French ex-Prime Minister François Fillon and his Welsh wife have received jail sentences in a fake jobs case.
The conservative politician was found guilty of paying Penelope Fillon €1.156m (£1.06m, $1.3m) for work she never did as a parliamentary aide.
He was sentenced to five years in prison, three of them suspended. She was given a three-year suspended term.
The scandal ruined his presidential bid in 2017. Both have appealed, blocking Fillon’s immediate detention.
The 66-year-old is the most senior French political figure to receive a custodial sentence since the start of the Fifth Republic in 1958.
Coronavirus masks obscured the couple’s expressions as the verdicts were read out.
What happened in court?
Delivering the decision in a Paris courthouse, the presiding judge said: “The payment was disproportionate to the work done. Mrs Fillon was hired for a position that was without use.”
She was found guilty of complicity to embezzle and conceal public funds.
Both were given fines of €375,000 ($423,000). In addition, the couple were ordered to return more than €1m to the National Assembly, which employed Penelope Fillon from 1998 to 2013.
Her husband was also banned from public office for 10 years.
The terms matched the prosecutors’ sentence requests.
Fillon vows to fight on
François and Penelope Fillon’s lawyers insist that the battle is far from lost, and that the appeal will be a new and fairer trial.
They have two big arguments. First that a court of law has no place determining what actually constitutes work on behalf of a politician. You or I might find it venal an MP paying his wife to do what she would probably do anyway for free – but that does not mean it is illegal.
And second – that once told, the full story behind the former PM’s downfall will show the case in a different light. The Fillon team has been encouraged by claims from the former chief financial prosecutor that she was “pressured” into speeding up investigations into him in early 2017.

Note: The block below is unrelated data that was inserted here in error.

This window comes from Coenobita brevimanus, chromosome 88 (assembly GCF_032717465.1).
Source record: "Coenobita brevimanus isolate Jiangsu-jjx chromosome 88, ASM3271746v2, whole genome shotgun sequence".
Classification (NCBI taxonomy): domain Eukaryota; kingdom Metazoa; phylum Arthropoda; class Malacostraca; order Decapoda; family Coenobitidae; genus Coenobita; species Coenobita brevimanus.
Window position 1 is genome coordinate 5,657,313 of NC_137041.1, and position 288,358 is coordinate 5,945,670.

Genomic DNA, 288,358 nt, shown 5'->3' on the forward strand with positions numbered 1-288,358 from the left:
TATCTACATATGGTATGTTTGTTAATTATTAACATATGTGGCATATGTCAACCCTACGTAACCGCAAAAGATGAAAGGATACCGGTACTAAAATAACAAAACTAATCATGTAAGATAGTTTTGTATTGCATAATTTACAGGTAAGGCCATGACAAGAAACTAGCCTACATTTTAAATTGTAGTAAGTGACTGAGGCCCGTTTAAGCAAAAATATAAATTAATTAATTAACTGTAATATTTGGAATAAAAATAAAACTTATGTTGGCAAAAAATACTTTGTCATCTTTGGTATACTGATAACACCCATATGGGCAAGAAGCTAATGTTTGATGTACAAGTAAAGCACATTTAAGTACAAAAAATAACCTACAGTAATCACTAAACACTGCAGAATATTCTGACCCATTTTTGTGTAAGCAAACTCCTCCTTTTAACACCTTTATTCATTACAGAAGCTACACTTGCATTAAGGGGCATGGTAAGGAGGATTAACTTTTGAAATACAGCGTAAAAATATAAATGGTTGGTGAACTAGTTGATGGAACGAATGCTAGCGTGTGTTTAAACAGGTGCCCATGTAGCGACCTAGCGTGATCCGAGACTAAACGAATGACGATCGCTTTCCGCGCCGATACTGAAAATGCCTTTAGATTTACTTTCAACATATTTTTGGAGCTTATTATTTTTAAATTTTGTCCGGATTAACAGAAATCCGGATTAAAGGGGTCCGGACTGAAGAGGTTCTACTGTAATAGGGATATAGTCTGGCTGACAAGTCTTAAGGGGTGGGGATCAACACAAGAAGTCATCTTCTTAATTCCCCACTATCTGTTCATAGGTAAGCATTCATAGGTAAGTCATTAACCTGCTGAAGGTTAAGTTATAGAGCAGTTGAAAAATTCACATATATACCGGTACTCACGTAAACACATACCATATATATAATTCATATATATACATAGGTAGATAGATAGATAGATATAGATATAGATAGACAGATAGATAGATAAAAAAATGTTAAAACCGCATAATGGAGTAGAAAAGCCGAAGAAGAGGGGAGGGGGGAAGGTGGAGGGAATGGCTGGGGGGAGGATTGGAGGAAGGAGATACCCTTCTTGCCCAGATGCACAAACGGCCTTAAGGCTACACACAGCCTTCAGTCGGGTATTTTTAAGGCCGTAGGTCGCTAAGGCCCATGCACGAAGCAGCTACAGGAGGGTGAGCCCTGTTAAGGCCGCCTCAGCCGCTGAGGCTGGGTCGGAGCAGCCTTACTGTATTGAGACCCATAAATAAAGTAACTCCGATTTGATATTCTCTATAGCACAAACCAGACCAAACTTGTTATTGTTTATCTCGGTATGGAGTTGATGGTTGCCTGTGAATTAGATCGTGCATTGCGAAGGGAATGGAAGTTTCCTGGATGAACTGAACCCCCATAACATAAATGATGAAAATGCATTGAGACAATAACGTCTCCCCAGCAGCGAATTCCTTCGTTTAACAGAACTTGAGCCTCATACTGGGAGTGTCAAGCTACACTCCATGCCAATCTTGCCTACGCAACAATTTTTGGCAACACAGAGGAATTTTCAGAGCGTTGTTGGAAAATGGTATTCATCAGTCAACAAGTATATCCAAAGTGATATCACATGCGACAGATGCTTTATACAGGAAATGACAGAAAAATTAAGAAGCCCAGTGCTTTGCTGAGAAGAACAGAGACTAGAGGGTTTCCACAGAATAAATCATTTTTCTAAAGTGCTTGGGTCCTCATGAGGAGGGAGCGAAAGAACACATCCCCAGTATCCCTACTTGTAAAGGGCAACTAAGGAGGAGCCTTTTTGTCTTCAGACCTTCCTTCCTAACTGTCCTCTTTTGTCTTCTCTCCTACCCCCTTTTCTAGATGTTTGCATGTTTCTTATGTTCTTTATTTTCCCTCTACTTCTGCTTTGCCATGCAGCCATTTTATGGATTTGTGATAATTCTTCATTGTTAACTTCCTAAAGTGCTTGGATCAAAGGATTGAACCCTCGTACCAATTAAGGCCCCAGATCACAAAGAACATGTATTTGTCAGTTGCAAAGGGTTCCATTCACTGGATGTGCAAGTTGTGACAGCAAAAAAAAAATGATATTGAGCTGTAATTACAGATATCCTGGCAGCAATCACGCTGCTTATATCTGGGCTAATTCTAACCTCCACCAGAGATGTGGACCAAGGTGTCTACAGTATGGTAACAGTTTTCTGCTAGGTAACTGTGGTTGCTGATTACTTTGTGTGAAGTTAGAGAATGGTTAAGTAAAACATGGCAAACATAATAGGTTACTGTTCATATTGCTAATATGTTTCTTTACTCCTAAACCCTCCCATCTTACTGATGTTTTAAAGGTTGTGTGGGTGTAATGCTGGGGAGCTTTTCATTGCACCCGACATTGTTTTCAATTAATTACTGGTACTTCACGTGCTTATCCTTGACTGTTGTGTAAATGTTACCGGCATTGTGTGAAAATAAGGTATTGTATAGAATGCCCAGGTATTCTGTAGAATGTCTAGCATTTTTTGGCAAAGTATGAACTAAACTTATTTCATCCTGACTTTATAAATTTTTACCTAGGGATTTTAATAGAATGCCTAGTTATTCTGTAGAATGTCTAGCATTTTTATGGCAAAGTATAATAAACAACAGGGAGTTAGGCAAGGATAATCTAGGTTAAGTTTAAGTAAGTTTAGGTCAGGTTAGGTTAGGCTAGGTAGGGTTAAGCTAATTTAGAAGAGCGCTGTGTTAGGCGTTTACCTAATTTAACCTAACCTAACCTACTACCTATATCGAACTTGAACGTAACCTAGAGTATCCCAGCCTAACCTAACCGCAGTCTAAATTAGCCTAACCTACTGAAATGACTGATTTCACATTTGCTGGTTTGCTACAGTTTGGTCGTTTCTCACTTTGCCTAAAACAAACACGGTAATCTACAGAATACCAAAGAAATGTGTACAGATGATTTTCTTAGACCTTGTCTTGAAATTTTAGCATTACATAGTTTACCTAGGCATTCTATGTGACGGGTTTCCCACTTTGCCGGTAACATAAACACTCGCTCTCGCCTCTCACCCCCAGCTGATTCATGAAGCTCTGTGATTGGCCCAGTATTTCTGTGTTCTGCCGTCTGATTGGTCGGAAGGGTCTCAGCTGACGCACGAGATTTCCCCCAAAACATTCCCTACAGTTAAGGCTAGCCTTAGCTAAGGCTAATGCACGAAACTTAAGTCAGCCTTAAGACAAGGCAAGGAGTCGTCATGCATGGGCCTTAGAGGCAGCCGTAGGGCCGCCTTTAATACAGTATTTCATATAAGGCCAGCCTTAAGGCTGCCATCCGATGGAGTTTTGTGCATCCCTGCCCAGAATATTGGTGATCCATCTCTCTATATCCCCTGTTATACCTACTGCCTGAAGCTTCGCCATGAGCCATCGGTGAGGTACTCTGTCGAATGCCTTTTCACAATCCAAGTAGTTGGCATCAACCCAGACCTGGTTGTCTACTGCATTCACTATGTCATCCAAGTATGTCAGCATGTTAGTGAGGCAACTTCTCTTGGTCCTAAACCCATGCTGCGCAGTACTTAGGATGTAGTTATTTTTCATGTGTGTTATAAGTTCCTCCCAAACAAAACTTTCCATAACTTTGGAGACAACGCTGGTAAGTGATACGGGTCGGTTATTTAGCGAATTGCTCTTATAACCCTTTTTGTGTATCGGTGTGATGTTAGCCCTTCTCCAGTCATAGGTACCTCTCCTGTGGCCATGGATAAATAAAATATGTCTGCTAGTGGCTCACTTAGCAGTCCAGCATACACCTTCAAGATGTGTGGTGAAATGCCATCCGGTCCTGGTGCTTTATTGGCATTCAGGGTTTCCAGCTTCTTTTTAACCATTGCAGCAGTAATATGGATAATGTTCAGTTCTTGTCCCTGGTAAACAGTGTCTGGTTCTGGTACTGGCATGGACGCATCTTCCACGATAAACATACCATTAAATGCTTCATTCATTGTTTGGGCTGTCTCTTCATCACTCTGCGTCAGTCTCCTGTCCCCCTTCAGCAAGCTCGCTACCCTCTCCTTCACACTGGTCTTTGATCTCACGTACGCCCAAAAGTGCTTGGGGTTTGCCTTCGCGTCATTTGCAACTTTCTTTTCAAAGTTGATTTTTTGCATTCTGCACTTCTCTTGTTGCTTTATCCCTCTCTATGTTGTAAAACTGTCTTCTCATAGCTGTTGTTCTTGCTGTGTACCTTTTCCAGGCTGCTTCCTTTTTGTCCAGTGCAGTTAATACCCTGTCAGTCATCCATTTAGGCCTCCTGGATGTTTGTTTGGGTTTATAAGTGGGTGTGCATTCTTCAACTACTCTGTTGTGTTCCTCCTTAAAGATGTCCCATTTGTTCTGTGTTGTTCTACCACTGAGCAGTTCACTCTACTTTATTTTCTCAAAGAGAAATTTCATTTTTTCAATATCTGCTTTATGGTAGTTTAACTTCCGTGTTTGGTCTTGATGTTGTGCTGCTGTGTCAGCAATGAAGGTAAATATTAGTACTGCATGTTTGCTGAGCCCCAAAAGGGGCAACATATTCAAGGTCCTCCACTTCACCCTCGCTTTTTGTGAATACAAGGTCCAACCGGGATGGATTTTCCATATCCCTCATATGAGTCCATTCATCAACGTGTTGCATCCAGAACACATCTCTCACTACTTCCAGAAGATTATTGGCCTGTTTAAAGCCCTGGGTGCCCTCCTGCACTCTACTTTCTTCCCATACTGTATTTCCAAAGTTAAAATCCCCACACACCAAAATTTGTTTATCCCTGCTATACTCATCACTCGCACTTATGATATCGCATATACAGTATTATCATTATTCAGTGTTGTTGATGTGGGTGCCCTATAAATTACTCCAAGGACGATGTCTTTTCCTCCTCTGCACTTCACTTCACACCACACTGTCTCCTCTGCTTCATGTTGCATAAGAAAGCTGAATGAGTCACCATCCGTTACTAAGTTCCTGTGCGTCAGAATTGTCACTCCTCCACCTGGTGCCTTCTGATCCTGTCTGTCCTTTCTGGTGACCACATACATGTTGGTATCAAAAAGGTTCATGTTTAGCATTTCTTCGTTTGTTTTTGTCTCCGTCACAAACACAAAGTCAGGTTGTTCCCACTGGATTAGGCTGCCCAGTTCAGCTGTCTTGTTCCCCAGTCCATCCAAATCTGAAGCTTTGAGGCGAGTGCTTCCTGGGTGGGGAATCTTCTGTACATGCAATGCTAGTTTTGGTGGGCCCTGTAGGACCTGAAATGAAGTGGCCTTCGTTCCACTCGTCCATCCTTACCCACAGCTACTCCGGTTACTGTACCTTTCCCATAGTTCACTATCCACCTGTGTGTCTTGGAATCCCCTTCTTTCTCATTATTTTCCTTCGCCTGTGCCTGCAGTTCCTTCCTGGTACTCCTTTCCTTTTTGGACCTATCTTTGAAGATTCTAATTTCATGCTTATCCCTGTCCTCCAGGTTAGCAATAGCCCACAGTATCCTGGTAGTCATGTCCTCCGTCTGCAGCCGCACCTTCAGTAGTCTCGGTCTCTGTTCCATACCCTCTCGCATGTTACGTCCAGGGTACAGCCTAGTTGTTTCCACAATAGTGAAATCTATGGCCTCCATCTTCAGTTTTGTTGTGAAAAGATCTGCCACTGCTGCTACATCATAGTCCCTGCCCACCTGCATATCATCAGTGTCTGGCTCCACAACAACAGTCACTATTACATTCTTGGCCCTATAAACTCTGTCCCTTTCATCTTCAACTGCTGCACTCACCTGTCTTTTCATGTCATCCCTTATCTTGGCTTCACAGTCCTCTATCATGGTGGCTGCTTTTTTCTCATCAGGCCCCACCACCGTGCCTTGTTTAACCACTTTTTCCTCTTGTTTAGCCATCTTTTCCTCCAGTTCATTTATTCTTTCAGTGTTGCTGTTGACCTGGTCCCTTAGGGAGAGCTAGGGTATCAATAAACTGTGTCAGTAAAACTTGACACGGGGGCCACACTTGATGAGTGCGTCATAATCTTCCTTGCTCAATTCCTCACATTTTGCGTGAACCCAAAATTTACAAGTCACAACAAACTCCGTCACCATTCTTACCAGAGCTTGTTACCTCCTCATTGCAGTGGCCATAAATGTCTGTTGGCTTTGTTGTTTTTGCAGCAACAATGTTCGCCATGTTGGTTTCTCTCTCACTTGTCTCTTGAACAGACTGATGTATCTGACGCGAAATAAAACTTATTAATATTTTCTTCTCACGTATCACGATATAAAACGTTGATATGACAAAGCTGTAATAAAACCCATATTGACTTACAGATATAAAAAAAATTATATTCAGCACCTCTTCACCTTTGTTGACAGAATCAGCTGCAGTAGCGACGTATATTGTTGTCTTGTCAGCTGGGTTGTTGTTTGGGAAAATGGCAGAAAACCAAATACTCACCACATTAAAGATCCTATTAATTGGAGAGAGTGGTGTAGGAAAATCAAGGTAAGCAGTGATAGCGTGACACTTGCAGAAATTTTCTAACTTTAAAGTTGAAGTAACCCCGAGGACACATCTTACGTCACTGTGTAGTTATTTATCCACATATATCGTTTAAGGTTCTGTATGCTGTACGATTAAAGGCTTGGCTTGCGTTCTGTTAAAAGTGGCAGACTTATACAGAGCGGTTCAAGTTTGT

It supports their view that the whole affair was orchestrated to do the maximum possible damage. Even if that were proven, though, it would not necessarily affect the legal case against the Fillons. And that – for now – is very damning indeed.
Who is François Fillon?
He has been in politics for decades. After serving as an MP, senator, and in a number of ministerial roles, he became France’s prime minister between 2007 and 2012 under then-President Nicolas Sarkozy.
Ahead of the 2017 presidential election, he won the centre-right Republican party’s presidential primary, and in January 2017 was the clear front-runner in the polls.
But his bid for the top job fell apart later that month.
Le Canard Enchaîné, a satirical magazine, alleged that his wife – formally employed as his parliamentary assistant for about six years in the 1990s and 2000s – never actually did her job. What is more, she was paid €831,400 in the role.
He denied the allegations. He said his opponents were trying to sabotage his campaign, and vowed to press on with the election.
As the scandal grew he apologised “profusely” for employing family members, saying that though legal the practice had caused “mistrust”.
But his poll ratings dropped sharply. He came third in the first round of voting, missing out on the second-round run-off.
What is PenelopeGate?
Le Canard Enchaîné published numerous allegations against the couple.
The magazine revealed that Penelope Fillon had made €100,000 writing just a handful of articles for a literary publication, La Revue des Deux Mondes.
The magazine is owned by a billionaire friend of the family, Marc Ladreit de Lacharrière. In her ruling, the judge described that payment as an illegal gift.
From 2002-2007, Penelope Fillon worked for her husband’s successor as MP, Marc Joulaud. He too was convicted of paying her for little or no work and has been given a three-year suspended sentence.
Other French politicians who have been convicted include late President Jacques Chirac, who in 2011 received a suspended sentence over malpractice when he was mayor of Paris.
His one-time Prime Minister, Alain Juppé, also got a suspended sentence in a related case in 2004.
In the mid-1990s, businessman and former Socialist minister Bernard Tapie served an eight-month jail term over a football match-fixing scandal.
Chirac’s successor, Nicolas Sarkozy, is currently facing two trials, for alleged corruption and illicit campaign funding.
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